J. G. M. ‘Hans’ Thewissen, Ph. D.
- Ingalls-Brown Professor of Anatomy
- Distinguished University Professor
- Chair, Department of Anatomy and Neurobiology
I study mammalian design from anatomical and embryological perspectives, focusing on evolutionary constraints and the limits of environmental effects on design. I study the anatomical changes that marine mammals underwent as they became aquatic in evolutionary time, using fossils from India and Pakistan and modern samples from Alaska. Of particular interest are the parts of the skeleton that do not remodel and can be used as markers of chronological time. Using embryos of modern whales and dolphins, I investigate the gene control of development of organs that underwent evolutionary change, such as the fluke and flippers. I also am interested in brain growth and scaling, and study the prevalence of hearing loss in aquatic mammals.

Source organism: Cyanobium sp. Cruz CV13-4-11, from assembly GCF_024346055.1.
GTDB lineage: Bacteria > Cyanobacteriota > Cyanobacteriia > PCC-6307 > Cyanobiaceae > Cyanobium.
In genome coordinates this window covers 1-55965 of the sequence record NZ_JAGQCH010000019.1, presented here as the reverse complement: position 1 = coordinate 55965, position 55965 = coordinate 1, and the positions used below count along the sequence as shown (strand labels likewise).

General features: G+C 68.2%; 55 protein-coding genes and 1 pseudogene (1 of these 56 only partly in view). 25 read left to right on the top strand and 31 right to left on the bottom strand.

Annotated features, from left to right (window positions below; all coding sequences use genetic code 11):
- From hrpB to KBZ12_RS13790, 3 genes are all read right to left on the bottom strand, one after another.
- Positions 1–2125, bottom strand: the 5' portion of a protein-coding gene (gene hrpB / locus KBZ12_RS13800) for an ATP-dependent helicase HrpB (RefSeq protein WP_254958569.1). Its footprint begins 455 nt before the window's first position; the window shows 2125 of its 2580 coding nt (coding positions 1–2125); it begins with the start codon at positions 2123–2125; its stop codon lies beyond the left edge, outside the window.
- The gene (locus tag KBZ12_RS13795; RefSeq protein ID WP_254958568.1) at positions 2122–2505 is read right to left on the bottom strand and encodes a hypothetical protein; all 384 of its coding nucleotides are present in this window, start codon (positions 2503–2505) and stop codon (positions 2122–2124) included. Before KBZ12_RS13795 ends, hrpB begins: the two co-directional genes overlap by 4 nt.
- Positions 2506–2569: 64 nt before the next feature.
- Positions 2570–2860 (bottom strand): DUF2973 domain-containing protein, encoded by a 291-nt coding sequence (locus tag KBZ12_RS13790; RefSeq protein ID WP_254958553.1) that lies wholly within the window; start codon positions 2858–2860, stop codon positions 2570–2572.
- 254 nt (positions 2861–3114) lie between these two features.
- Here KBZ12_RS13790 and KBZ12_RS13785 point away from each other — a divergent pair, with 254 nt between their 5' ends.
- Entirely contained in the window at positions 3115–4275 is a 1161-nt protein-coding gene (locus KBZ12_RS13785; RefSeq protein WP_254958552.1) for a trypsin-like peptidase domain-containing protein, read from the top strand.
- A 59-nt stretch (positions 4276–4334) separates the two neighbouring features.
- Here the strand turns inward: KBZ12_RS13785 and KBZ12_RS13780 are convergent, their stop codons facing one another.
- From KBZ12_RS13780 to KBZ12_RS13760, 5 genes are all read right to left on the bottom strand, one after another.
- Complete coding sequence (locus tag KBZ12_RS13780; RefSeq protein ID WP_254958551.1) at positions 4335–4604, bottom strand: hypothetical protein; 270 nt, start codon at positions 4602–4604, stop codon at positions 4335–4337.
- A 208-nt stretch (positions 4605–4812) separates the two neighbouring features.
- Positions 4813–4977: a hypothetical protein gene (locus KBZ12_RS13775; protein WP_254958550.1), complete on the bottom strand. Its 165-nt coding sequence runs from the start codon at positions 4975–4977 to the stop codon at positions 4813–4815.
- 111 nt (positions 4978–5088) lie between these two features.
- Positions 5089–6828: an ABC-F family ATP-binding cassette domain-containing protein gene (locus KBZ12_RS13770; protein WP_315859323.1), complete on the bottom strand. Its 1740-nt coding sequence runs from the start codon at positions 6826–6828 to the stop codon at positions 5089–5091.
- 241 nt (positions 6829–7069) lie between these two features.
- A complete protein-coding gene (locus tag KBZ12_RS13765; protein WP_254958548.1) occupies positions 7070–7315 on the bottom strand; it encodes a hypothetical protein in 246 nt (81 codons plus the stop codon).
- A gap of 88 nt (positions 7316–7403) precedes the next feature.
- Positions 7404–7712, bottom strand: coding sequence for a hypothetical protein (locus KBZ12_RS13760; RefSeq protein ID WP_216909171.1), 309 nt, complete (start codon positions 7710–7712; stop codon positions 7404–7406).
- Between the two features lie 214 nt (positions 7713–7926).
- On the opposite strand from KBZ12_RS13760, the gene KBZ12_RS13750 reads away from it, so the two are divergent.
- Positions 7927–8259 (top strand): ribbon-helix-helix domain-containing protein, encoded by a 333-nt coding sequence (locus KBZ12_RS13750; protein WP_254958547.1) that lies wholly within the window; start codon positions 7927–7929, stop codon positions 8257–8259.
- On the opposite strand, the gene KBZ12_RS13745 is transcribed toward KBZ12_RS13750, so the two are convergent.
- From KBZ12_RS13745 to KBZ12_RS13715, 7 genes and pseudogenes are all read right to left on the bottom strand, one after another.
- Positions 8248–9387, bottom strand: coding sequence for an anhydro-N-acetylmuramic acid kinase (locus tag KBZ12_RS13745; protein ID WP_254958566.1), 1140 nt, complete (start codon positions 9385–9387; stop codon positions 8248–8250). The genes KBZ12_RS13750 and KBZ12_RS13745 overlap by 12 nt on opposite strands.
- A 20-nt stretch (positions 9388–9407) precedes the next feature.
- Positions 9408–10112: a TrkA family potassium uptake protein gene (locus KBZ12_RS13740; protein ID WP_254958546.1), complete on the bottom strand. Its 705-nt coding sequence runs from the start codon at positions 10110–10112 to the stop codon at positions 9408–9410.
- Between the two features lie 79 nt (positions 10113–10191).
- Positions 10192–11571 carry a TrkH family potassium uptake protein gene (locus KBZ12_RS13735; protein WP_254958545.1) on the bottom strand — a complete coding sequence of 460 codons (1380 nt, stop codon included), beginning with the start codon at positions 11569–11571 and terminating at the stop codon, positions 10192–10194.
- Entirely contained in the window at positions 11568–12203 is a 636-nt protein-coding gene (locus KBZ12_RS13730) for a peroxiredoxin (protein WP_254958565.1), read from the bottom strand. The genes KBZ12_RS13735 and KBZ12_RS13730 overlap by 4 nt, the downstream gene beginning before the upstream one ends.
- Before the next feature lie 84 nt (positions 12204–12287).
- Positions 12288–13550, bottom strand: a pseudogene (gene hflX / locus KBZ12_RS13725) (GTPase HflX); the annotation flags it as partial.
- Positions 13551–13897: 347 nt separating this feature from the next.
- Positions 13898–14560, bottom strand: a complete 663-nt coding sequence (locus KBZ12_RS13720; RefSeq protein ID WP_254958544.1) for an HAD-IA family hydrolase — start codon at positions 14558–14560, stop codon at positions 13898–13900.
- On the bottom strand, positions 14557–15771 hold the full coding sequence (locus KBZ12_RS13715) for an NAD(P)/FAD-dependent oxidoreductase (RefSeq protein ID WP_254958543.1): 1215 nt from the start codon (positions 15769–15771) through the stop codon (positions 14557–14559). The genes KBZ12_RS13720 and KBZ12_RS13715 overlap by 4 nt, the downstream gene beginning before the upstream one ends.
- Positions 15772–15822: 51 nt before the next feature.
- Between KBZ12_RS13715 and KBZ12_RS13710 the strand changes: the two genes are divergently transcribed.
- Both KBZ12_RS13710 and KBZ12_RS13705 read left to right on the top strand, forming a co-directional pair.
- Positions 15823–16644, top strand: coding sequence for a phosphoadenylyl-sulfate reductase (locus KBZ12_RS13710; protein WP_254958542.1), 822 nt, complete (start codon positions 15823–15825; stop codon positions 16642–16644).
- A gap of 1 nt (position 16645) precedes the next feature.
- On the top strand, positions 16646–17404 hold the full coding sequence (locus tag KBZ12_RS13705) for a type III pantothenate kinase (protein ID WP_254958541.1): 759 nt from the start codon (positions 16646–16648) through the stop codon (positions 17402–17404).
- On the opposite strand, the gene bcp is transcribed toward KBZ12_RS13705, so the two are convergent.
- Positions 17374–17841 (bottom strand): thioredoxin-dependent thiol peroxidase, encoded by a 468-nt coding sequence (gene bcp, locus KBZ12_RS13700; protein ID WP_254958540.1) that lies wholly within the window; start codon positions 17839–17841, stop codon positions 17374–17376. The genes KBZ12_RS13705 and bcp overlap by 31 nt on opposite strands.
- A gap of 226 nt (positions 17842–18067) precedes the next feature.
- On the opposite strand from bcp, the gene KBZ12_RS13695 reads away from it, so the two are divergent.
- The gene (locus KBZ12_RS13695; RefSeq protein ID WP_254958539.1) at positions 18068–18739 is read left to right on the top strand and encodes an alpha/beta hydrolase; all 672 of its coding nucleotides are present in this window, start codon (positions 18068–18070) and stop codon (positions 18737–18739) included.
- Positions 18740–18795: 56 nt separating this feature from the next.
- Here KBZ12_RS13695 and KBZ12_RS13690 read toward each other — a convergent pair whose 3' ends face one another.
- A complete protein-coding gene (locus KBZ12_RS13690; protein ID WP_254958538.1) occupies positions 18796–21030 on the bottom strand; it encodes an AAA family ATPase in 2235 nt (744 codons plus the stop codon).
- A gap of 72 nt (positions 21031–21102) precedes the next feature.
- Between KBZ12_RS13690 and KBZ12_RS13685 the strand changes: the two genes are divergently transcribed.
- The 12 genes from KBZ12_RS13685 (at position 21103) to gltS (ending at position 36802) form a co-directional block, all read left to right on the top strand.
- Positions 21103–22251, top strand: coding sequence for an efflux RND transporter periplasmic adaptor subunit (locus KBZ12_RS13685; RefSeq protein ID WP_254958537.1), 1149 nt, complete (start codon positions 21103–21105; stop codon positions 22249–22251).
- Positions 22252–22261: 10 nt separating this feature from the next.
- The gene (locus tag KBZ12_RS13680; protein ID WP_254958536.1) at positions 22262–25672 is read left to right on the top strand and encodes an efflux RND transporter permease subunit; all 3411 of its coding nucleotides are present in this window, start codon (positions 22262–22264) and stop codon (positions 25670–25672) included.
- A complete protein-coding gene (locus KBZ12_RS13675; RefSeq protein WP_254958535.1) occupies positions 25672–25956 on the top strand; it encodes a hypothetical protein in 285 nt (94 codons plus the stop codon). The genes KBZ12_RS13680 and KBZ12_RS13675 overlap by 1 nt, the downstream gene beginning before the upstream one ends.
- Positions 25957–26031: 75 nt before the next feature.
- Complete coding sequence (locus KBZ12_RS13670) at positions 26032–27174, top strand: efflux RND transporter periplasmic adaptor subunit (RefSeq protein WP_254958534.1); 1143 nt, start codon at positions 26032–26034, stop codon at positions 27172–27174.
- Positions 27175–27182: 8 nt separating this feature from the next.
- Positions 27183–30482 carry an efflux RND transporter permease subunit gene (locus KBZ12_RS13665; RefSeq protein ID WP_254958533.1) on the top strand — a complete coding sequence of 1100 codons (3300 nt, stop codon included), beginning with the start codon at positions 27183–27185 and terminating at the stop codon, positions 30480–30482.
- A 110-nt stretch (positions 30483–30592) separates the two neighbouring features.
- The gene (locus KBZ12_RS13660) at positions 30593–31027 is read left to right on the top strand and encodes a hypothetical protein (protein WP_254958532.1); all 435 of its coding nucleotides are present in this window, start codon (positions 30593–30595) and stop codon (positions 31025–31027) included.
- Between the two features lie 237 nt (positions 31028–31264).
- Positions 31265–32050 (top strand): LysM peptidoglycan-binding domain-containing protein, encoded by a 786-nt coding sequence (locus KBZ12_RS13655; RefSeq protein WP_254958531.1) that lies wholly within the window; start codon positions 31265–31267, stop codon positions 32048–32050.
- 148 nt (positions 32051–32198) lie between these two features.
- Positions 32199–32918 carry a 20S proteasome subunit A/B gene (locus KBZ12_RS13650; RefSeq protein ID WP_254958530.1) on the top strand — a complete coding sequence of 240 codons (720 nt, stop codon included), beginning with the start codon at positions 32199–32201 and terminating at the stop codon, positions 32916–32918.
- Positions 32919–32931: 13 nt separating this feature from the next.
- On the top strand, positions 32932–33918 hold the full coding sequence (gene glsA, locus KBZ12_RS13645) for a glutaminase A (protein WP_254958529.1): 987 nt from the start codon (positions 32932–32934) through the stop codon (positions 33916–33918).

- B.S., 1981, University of Utrecht, Utrecht, the Netherlands
- M.S., 1984, University of Utrecht, Utrecht, the Netherlands
- Ph.D., 1989, University of Michigan, Ann Arbor
- Human Development and Structure
- Mammalian Morphology and Evolution
See my publications at ResearchGate.